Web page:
The echidna is mostly solitary with adults occupying large, vaguely defined and overlapping home ranges of up to 70 ha. Mating occurs in late winter and during this time several males may be seen lined up snout-to-tail, following an oestrous female. Three weeks later, the female lays a grape sized egg directly into her pouch, which has developed into a depression in the ventral midline bounded by muscular ridges. Twins are rare. All females develop pouches during the breeding season regardless of conception. Prior to egg-laying, the female excavates a burrow which consists of a short tunnel terminating in a nesting chamber. These burrows are extremely difficult to detect as the female plugs the entrance while in residence. Hatching occurs around 10 d after laying and the young echidna, commonly referred to as a puggle, remains within the pouch sucking milk from the ‘milk patch in the anterior pouch area. At some time, prior to the development of the quills and at around 45–55 d of age (about 200 g body weight), the young exits the pouch and is deposited in a nursery burrow Fig. 5.7. It is suckled relatively infrequently, perhaps only every 5 d, when the mother returns from her foraging expeditions. The young echidna grows and develops rapidly, aided by the large quantity of milk ingested at a single suckling—up to 20% of body weight in 1–2 h. The young gain 0.4 g for each millilitre of milk ingested—an impressive conversion rate. At 100 d the puggle can weigh as much as 550 g (Griffiths 1989). Lactation lasts around 200 d and permanent nest exit is thought to occur by 240 d (Augee & Gooden 1993). In studies on Kangaroo Island, South Australia, it has been estimated that young echidnas leave the nest at between 180 and 205 d at which time they weigh 800–1300 g. Weaning is instigated by the mother failing to return to the nest. Once weaned, the mother has no further contact with her young (Augee et al. 2006).
Echidnas are inquisitive and responsive to environmental stimuli and express individual personality traits through learned behaviours. In exhibit design and construction, every effort should be made to respect this most fascinating and beguiling of creatures and provide a captive environment with a rich array of possible activities based on natural behaviours.
Echidnas are enormously strong and can pull cage furniture to pieces with ease. In the hospital, echidnas are best housed in smooth plastic tubs. The vertical walls should be at least 50 cm tall to prevent escape. For short-term hospitalisation, shelter and security can be provided by large amounts of straw or shredded paper which can be easily changed. For long-term patients, consider round plastic tubs about 2 m in diameter which can be partially buried if outside. Although the beak is a delicate and sensitive organ, the echidna will use it to explore the hospital environment. Care must be taken to eliminate any sharp-edged surfaces or cavities in which the beak may become jammed and injured. Echidna enclosures should be kept dry and the base substrate should not be abrasive as it may cause ulceration of the feet. Rubber floor covering may be worked loose and the echidna may get under it. A substrate that allows burrowing, such as soil or leaf litter, should be added to provide enrichment, including the opportunity to forage for invertebrates.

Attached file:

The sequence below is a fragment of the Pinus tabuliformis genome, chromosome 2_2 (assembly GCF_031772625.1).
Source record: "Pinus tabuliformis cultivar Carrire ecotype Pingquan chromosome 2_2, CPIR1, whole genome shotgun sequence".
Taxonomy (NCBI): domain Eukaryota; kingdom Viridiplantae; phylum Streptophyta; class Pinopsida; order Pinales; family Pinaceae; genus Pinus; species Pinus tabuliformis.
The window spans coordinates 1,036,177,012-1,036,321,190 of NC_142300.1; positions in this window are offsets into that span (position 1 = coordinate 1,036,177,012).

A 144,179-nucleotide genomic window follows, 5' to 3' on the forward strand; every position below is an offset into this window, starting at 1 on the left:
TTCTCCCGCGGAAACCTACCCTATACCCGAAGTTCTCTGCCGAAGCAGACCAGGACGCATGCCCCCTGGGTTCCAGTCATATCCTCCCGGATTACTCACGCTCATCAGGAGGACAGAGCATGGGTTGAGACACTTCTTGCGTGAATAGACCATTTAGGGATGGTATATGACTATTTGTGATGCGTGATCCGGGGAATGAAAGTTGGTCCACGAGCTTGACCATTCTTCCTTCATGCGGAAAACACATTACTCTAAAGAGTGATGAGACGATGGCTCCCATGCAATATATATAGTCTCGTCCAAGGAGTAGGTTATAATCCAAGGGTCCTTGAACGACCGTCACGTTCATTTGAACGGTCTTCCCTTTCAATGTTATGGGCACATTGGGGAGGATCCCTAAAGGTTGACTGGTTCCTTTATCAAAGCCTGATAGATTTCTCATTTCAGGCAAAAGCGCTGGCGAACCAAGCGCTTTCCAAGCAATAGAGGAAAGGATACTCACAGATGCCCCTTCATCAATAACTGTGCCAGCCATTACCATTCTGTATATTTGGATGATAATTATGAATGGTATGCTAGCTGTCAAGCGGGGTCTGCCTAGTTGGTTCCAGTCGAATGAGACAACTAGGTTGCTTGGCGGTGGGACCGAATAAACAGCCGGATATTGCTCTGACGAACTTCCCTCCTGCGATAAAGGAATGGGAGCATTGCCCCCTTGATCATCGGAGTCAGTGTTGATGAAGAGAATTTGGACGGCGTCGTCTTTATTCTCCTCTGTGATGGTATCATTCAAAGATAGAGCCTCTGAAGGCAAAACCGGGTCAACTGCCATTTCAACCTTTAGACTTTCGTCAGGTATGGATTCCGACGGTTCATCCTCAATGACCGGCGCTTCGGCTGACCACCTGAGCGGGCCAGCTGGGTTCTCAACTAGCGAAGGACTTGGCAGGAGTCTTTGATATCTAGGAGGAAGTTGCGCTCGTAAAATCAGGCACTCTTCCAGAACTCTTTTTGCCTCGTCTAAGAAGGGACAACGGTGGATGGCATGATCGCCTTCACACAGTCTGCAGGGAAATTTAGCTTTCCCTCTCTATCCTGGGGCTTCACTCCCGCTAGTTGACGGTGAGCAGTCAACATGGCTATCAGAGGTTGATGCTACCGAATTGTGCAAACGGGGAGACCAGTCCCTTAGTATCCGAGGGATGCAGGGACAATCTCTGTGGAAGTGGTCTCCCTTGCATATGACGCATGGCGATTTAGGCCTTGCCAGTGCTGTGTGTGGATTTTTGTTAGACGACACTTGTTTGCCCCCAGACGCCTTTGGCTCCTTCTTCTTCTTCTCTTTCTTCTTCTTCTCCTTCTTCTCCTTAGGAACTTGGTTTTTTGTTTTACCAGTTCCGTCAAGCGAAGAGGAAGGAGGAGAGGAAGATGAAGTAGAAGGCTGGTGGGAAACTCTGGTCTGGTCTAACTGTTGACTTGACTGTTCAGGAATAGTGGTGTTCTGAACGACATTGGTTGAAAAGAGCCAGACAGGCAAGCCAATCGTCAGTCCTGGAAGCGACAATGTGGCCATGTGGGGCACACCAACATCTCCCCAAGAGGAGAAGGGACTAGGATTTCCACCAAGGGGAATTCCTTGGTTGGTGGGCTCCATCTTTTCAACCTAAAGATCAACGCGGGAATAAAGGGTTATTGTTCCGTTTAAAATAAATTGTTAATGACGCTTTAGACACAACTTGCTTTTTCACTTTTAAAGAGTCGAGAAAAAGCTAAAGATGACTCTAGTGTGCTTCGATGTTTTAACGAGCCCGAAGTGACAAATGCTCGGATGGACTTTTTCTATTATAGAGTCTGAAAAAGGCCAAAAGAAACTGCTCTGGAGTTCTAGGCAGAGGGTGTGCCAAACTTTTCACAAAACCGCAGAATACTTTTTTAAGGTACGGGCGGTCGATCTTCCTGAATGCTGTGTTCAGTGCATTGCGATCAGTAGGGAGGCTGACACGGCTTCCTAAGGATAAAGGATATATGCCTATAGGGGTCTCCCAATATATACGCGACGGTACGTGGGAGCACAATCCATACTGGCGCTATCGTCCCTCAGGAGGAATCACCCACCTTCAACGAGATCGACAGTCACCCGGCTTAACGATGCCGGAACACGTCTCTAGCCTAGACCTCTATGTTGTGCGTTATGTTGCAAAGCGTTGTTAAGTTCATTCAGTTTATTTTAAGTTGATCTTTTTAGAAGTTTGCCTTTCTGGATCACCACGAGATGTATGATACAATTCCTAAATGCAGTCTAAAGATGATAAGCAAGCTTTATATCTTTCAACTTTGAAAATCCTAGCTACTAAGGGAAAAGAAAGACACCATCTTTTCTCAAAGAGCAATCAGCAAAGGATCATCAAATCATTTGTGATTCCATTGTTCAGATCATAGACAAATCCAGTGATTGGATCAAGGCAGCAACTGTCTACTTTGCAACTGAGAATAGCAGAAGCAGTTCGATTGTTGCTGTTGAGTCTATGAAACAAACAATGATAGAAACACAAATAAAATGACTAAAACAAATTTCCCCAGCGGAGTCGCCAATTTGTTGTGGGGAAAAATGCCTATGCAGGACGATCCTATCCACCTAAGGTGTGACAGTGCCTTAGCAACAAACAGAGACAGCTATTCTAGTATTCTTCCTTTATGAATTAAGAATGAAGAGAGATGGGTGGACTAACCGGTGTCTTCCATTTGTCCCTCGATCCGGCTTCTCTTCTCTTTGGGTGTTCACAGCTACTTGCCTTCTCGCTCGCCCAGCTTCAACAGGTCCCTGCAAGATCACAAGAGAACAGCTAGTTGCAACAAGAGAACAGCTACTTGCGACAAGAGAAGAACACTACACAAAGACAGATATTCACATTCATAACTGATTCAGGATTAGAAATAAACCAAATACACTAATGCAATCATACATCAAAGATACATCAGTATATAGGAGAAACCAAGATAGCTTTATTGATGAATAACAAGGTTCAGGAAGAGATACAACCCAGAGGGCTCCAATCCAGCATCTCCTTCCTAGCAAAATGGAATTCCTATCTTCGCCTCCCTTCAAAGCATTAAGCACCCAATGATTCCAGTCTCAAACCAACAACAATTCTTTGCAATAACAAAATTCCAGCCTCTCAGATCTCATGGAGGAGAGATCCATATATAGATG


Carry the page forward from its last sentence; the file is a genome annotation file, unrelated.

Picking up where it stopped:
Outside enclosures should have a mesh or solid impenetrable layer beneath the digging substrate to prevent escape. Alternatively, the walls can be continued vertically down to a depth of 50 cm (Jackson 2003). The perimeter walls of outdoor enclosures should be solid, smooth and vertical to at least 50 cm to prevent escape. Overhanging structures and trees should be avoided as echidnas can climb.
The thermal preference for adult echidnas is between 20–30°C. Echidnas are far more prone to heat stress than to cold stress and in most climates can be housed outside provided shelter from heat is available. This must also be considered in the hospital situation, and careful monitoring of ambient temperature is essential.
Several echidnas can be housed together in the same enclosure (including in hospital) if a minimum of 5 m2floor space is provided for each individual and food, shelter and foraging opportunities are sufficient to minimise direct competition. Additional food dishes and shelter locations should be provided if dominance behaviour is observed.
In hospital and when housed without other species, food can be placed in bowls. Tubes are an alternative to bowls. PVC pipe (50 mm diameter, 150 mm long) with a cap on one end and a removable cap with a hole the diameter of an echidna’s beak on the other are secured or partially buried and filled with echidna mix (L Vogelnest pers. comm.). When housed in mixed exhibits (e.g. with small macropods or birds), access to echidna food by other species must be prevented. PVC feeding tubes or artificial termite mounds with smooth-edged holes in the base can be used to cover and protect food bowls. Natural food items such as pieces of termite-infested wood or termite mounds will add greatly to the quality of the captive environment. Water should be available ad lib.